Do you think that Scotland is more pro-EU than England?

I would say yes. The SNP in particular has always been looking to Europe. I suspect that this might have been for political convenience. It was funny that they had to stop citing the Irish tiger as how great Scotland could be, when things didn’t go so well after 2008. I think it’s a bit romanticised all this stuff about the Auld Alliance with France and we hate the English. So I think there’s still a misty view about that. If European legislation hits people in the pocket, they don’t like it any more than they do in England.

What does your faith teach about people who exercise power? How should they be held accountable?

We do pray for people in power don’t we? That they should have wisdom and make wise decisions.

Do you think that your group is appropriately and proportionately represented in public life?

I think it varies over time, there are always a fairly significant number. I don’t think that we would expect them to be going in and lobbying for the Church of Scotland. We might perhaps approach them more easily than people without a church connection, but being Scottish they will all have their own views about life the universe and everything.

Do you think that too, now they have to have registers of interests, that some of them might be reluctant to badge themselves as Christian, because that might play against their political career?

Would you say that there is enough distance between the judiciary and politicians?

The ones I know certainly are, they wouldn’t want to kowtow to politicians.

What checks and balances should we have on the power of the government and Parliament?

The judiciary are our first bastion, if that were to go awry we are almost into the Nigeria type situation.

How does the Church of Scotland seek to challenge decisions in public life which it sees as problematic?

There are various routes. The Church and Society Council campaign on various issues. They will have links with various politicians. We do have various other committees, depending on the issue. They might respond to consultation documents or do something more direct. We have undertaken Judicial Review, but that is not a usual route. Generally we will engage with people.

Do you think that public authorities have a good understanding of the needs of Christians, and meet them appropriately?

It’s difficult to give a yes or no answer. Schools differ a lot and can be influenced by one headmaster. Religious observance has been a hot potato in Scotland – the whole issue of how that will happen, and if indeed it does happen. Undoubtedly the standing of the Christian churches is not what is was here, and it is the art of the possible.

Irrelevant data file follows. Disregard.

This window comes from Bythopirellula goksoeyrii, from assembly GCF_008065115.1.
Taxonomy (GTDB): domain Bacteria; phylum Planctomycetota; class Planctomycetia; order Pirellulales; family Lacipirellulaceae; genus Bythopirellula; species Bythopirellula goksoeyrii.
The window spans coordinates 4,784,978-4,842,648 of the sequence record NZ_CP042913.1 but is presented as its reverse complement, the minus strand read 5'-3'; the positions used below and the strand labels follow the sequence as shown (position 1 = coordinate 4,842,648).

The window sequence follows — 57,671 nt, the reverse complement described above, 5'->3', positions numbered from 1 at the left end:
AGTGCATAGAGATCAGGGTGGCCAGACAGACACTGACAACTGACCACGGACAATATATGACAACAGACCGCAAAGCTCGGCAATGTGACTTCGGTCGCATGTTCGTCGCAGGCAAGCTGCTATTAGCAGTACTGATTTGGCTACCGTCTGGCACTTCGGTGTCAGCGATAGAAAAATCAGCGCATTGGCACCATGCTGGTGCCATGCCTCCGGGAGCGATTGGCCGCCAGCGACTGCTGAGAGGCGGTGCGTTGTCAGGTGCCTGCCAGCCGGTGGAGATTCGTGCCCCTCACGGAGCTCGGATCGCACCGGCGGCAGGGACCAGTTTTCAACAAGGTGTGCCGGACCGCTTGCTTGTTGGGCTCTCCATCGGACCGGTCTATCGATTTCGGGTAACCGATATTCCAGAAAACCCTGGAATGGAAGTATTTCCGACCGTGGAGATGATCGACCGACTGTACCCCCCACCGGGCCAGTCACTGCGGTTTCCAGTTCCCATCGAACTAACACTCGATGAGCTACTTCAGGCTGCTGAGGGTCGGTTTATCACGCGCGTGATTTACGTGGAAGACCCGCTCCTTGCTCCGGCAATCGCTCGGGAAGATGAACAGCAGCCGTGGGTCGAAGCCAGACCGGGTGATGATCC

Is it important for you personally to always act within secular law?

And I think that there would be occasions when people have not entirely gone along with immigration law, because of feelings about immigrants who are going to be removed. There have been discussions about giving sanctuary in churches, so there are some cases where people would nail their colours to the mast.

Do your beliefs require you to speak out against injustices effecting third parties?

Yes!

Do you think that the Rule of Law is applied equally? Do some groups receive preferential or prejudicial treatment?

I suspect that there are more cases than we know about. I was very shocked by the story about sex abuse in Bradford came about, and it was obvious that the police had been turning a blind eye, and weren’t prepared to listen to these girls from poor background. I don’t think that Scotland is any different, there will be these pockets of injustice.

Although they introduced all of that legislation after the deaths of the cockle collectors at Morecombe it’s not been that effective.

How do you feel about the gradual increase in police powers over the past 15 years?

It is very difficult when you come up against the kind of terrorism and threats which are all too real. It is trying to get the right balance, but you will never do that in all cases.

Are there any legal rules which you find restrictive?

Petty annoyances, parking regulations and the like. But speaking generally, there isn’t much.

Janette Wilson studied law at Edinburgh University. After qualifying as a solicitor and following a period in private practice, she joined the in-house legal department of the Church of Scotland in 1979 as Depute Solicitor. She was appointed as Solicitor of the Church and Law Agent of the General Assembly in 1995. She has represented the Church on a number of ecumenical bodies including the Churches Legislation Advisory Service and served as secretary of its Scottish sister body, the Scottish Churches Committee. She retired in May 2016.